Irish Mountain
Running Association

Nav challenge 3 Annagh Hill


Greg Byrne

Map, trails & fences

The final run in the 2015 IMRA nav series brought us to Joyce country (Paul Joyce that is…). The starting point was the car park of the Gap Pub. Sitting neatly between Annagh Hill and Croghan Kinsella this location offered plenty for runner’s minds prior to the maps being produced.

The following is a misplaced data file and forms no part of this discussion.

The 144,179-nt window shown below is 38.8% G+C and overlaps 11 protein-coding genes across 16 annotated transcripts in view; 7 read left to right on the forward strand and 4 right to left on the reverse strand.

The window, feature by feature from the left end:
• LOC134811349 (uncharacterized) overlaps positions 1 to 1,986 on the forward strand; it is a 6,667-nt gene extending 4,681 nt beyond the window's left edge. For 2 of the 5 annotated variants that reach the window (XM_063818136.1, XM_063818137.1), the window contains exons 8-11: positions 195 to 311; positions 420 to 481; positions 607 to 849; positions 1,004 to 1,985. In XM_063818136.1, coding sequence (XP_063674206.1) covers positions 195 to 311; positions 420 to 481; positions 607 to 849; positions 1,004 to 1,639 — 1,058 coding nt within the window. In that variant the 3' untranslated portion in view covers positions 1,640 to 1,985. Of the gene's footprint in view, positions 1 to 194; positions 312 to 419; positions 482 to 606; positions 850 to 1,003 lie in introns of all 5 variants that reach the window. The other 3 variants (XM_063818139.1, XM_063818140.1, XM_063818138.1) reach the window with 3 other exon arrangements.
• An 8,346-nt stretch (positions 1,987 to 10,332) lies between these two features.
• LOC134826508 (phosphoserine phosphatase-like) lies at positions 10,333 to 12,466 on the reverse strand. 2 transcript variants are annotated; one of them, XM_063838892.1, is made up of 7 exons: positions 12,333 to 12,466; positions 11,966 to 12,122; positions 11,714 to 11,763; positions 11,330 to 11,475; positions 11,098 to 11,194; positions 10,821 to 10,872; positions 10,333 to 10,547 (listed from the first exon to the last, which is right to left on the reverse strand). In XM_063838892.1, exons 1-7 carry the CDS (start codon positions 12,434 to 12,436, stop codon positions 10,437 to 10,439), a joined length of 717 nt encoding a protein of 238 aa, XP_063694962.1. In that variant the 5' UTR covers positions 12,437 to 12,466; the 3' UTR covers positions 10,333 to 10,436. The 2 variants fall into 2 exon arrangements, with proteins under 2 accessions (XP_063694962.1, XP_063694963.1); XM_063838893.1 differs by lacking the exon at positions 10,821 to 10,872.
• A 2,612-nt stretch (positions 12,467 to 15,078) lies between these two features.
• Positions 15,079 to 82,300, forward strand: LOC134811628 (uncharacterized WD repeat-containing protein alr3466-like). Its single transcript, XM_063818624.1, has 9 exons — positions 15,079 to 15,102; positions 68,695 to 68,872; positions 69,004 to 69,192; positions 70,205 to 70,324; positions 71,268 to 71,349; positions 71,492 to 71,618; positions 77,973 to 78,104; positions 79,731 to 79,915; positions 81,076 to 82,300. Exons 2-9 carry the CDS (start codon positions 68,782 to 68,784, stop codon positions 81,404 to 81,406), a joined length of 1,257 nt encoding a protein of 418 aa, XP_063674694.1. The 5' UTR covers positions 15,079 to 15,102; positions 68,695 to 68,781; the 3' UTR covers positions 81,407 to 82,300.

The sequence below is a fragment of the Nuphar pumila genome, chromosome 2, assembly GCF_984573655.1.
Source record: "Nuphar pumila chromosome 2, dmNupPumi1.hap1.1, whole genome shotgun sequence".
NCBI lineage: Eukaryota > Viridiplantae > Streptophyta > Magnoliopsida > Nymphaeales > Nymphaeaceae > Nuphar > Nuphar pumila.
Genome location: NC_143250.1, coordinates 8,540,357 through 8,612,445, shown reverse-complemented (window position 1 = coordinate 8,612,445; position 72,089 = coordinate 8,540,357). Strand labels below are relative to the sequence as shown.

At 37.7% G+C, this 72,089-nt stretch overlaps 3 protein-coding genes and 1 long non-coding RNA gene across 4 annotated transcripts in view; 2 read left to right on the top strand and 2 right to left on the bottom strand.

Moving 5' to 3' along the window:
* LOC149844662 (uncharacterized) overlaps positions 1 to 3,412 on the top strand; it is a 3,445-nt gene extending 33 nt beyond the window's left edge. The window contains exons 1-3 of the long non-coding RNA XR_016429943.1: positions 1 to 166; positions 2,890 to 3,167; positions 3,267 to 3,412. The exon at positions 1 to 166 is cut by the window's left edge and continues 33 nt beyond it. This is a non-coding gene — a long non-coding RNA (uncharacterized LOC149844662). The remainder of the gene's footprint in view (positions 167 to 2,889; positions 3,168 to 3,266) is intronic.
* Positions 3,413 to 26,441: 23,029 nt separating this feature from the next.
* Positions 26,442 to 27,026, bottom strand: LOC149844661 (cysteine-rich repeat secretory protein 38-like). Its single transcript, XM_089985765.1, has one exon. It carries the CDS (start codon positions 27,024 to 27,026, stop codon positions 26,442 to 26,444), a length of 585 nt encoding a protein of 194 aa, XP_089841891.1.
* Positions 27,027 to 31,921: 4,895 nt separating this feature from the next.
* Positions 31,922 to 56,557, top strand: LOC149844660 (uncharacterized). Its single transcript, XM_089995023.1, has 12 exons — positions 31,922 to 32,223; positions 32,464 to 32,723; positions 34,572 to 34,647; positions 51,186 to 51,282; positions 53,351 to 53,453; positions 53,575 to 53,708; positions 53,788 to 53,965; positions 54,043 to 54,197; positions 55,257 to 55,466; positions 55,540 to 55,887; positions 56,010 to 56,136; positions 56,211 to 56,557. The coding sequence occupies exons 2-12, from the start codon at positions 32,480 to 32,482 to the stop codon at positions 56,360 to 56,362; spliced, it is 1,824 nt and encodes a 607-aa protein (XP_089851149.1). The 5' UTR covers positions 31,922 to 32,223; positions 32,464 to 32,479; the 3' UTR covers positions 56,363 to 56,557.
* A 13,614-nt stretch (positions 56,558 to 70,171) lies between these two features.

Mid-week instructions had indicated that the long course would be 10 controls, split between the two mountains. As the hour tolled eleven we turned over the maps to find two controls on the near side of Croghan and 8 controls spread across the Annagh Hill area. I immediately decided to go for the two on Croghan. Nothing like getting a small job done quickly to boast confidence and enthusiasm. As I went up the hill past the school Adrian joined, with Seamus O’Boyle close by and the black silhouette of another runner shadowing as well. The first control (#9) came quickly and we made off up the road, spurning a more direct track due to obviously felling in the area. I had chosen a pair of trail shoes instead of fell runners in anticipation of fire roads and at this point I was happy out. As we climbed Seamus struck out in front and picked up the next control (#10) ahead of myself, Adrian and our unidentified shadow. It was now time to head back and we chose to take the fence line seeking a trail marked on the other side of a slight brow. As we descended from the brow it became obvious that the felling spotted earlier had gone all the way to the fence. I suggested we’d missed the trail and Adrian prompted a direct run for the road. I stopped to check the map… beside what turns out to be a branch off the missing trail. The lads were well on their way to the road so I headed left in the hope of getting some of the gap back, but emerging from the school I was now 50 metres ahead of Seamus. The battle was won, but the war continued and so our little road race took off towards the forest entrance to Annagh Hill.